The Jacket

Geoffrey is proud of the home he and his late wife, Isabella, created, for themselves and their daughter, Anita. In the ten months since Isabella’s death he’s kept the three promises he made her: he’s kept a close eye on Anita, eaten three meals a day and kept himself ‘respectable’.

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Untidy Rain

Heavy rain sweeps over the overgrown back garden. Margaret, or Peg, as her husband Oliver calls her, is staring out of the kitchen window of the rambling Victorian house that has been the Cromwell family home for nearly fifty years. Gusting wind bends the silver birch and the black barked laurel hedge shudders in the growing storm. It’s not rain, Peg thinks, it’s the ocean, the cold Atlantic, as squalls of rain, thick as waves, pound the window panes. She imagines white horses breaking on the lawn. The once herbaceous borders, now populated by weeds, drown under the weight of rainwater. The leafless branches of trees wave frantically as if they are the masts of long lost galleons. Are there pirates to be saved, Peg wonders? I’m all at sea, she thinks, lost in memories of her daughter, Ellie.

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Let Them Eat Cake

The reverend Ellis Evans, the parish priest of St Gwynno’s church in the village of Ynysybwl, South Wales, is a long way from home and still somewhat bemused by his new role as the ‘Visiting Shepherd’ at The Church of the Lost Sheep in San Diego, California. Learning that the church is the home of an evangelical TV station, Ellis begins to doubt the ‘special job’ the Archbishop found for him.

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Concerto for Emilia

Adam has late diagnosed metastatic prostate cancer. On being told he has, at the most, sixty months to live (years are not used in calculating life expectancy when dealing with cancer – a year is too long a metric), he says, Sod that.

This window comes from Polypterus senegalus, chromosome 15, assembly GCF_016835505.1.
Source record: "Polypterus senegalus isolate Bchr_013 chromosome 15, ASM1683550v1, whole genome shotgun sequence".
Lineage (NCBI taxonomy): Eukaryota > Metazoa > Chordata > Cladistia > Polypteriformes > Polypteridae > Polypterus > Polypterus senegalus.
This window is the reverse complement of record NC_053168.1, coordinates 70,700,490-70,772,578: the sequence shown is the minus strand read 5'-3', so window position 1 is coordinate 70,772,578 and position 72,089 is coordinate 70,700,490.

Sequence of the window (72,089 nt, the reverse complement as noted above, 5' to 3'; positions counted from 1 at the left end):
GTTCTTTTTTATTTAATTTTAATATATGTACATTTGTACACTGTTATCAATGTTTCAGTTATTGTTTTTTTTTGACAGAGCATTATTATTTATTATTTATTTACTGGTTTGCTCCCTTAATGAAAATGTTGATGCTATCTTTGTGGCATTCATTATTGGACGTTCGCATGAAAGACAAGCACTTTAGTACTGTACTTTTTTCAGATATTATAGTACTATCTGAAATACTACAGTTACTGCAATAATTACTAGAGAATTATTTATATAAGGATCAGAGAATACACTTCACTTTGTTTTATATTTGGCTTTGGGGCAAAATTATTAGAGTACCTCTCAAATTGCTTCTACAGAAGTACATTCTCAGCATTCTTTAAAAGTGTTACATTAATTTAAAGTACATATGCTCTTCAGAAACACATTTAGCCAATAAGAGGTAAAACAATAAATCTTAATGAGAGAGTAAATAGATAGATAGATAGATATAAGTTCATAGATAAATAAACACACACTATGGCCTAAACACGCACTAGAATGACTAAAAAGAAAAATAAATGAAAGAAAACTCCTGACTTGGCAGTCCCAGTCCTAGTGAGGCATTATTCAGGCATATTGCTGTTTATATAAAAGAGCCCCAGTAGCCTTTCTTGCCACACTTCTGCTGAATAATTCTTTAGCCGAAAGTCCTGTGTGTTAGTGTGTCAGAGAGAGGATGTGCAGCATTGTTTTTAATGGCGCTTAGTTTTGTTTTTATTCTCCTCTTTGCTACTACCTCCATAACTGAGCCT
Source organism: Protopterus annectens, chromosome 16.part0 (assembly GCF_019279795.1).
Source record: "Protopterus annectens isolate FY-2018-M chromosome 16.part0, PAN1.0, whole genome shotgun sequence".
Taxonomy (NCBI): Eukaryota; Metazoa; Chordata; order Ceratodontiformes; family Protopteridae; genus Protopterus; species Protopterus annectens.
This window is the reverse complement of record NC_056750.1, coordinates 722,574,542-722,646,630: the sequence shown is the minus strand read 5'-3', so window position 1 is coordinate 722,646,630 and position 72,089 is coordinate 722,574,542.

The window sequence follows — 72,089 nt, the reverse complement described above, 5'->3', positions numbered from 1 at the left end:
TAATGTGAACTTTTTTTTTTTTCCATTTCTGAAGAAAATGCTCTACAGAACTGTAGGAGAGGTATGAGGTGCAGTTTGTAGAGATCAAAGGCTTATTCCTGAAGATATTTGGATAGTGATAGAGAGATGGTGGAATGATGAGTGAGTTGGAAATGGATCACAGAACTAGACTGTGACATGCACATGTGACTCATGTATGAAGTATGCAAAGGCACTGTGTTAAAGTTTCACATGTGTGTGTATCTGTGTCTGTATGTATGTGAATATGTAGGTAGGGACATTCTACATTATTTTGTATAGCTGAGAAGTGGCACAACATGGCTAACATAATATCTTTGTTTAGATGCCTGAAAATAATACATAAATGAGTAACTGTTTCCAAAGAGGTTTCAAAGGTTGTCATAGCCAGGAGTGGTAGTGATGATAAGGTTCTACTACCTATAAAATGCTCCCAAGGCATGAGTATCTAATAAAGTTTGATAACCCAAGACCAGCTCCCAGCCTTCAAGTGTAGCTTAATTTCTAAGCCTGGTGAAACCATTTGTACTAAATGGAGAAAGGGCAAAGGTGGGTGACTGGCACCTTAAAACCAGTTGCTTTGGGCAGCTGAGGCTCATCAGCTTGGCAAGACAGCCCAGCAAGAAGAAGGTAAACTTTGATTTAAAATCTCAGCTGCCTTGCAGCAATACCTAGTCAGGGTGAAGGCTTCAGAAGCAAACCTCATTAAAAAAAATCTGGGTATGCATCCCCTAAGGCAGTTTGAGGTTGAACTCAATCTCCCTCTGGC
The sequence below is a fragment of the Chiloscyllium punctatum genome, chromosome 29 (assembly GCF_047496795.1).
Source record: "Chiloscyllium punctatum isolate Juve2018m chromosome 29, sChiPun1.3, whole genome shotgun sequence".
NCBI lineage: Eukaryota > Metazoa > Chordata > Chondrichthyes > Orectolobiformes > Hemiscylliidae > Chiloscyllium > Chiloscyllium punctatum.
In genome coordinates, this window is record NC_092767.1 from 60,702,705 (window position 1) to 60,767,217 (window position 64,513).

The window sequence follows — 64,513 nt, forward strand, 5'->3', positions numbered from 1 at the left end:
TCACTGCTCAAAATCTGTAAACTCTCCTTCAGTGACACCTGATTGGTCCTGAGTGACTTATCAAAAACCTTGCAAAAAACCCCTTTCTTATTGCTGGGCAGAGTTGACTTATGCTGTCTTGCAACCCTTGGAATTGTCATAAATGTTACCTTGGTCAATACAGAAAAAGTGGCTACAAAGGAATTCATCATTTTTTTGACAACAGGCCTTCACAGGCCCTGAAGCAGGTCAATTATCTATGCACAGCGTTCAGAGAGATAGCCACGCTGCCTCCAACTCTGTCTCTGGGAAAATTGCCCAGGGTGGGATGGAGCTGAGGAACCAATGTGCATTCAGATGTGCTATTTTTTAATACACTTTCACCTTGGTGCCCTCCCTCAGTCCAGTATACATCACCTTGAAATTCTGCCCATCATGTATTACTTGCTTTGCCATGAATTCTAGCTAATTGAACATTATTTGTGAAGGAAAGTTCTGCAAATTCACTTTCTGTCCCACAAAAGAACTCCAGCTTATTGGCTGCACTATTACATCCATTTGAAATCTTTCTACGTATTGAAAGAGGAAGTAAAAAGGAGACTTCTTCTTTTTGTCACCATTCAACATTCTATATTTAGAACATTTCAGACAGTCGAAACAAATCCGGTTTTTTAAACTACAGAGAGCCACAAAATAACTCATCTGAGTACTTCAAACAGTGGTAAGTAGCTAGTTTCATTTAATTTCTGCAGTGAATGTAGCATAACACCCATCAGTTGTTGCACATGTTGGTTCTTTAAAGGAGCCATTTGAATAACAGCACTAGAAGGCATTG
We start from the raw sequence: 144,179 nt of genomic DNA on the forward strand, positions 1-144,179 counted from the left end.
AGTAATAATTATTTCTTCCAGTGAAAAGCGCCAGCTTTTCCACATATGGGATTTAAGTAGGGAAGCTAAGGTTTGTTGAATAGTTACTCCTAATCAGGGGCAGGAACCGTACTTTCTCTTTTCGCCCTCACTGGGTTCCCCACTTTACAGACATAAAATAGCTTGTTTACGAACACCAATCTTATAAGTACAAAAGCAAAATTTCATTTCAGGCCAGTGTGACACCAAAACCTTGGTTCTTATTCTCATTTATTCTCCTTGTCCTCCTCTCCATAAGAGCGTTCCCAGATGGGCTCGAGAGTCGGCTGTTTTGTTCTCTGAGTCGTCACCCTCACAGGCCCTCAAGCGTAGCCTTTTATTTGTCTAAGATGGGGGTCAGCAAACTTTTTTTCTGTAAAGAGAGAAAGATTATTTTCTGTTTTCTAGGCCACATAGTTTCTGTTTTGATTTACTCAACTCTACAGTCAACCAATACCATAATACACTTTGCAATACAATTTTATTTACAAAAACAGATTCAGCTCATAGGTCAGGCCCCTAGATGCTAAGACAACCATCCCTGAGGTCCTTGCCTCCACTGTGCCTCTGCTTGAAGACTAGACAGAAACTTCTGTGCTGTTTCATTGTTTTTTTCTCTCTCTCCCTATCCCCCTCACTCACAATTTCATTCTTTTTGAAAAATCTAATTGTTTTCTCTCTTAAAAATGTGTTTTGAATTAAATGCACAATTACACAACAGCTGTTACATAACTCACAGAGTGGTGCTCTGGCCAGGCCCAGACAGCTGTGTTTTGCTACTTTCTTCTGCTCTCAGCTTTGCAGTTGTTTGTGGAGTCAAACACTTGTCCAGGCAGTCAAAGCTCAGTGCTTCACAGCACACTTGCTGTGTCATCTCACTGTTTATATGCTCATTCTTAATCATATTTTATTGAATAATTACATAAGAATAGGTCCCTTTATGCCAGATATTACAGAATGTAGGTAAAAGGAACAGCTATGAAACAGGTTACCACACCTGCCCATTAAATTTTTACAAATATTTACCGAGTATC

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Fate

Jack looks in the mirror in the hotel toilet and there he is, a reflection of himself; nothing unusual about that except that this ‘himself’ isn’t him. He turns.
The man standing in front of him says, Yes, I was thinking the same thing. Name’s John. He extends his hand.
I’m Jack. They shake hands. We’re doubles. John, Jack, almost identical names.
There’s the word for it, doppelgangers.

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May Day

Angelo, a widower, has lived in the apartment block for nearly ten years; it’s a friendly place and he prides himself on knowing all his neighbours. On the eve of May Day, he’s in the local supermarket in the queue at the till behind a stranger carrying a small child. As the man picks up his shopping, a plastic bag of onions splits and onions bounce off the conveyor belt and all over the floor. The child wails. 

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The Errand

They have no telephone at home nor callbox nearby, so Abraham is on an errand for his mother to see how his uncle Fred is doing in Cardiff Royal Infirmary after a heart attack. It’s the school holidays and Abraham’s been as bored as only a thirteen year-old can be. Not now. He’s sitting on the number 6 trolleybus whistling Buddy Holly’s hit, ‘It doesn’t matter any more’. 

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The Drain Man

1910 Swansea.

Roddy, head bowed and breathing hard, stands between the shafts of the milk cart he’s just pulled up the steep hill to the top of Cambridge Street; he’s caught in a sudden pool of early morning light glistening on the tarmac, damp from overnight rain. Seagulls whirl, screeching with laughter. The milkman climbs down from his seat and sets the bottles gently on the front step of Ivanhoe. Hearing a scream from the upstairs window he thinks, That’ll be Maggie’s new baby.

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Snapping

It was 1967 and I was a young man on Hessle Road in Hull taking photographs. I wanted to be a photographer as great as Bert Hardy or Tony Ray-Jones. I was at ease as I moved amongst the crowds of Saturday shoppers. I wasn’t hiding what I was doing and revelling in the alchemy of being seen and unseen, taken for granted, and as uninteresting as a road sign. 

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Property

It is the evening of June 7th 1983. Archie and his wife, Rosy, are watching a Conservative Party Election Broadcast on their twenty-two inch PYE television in the front room of their council house on Orchard Park Estate in Hull. 

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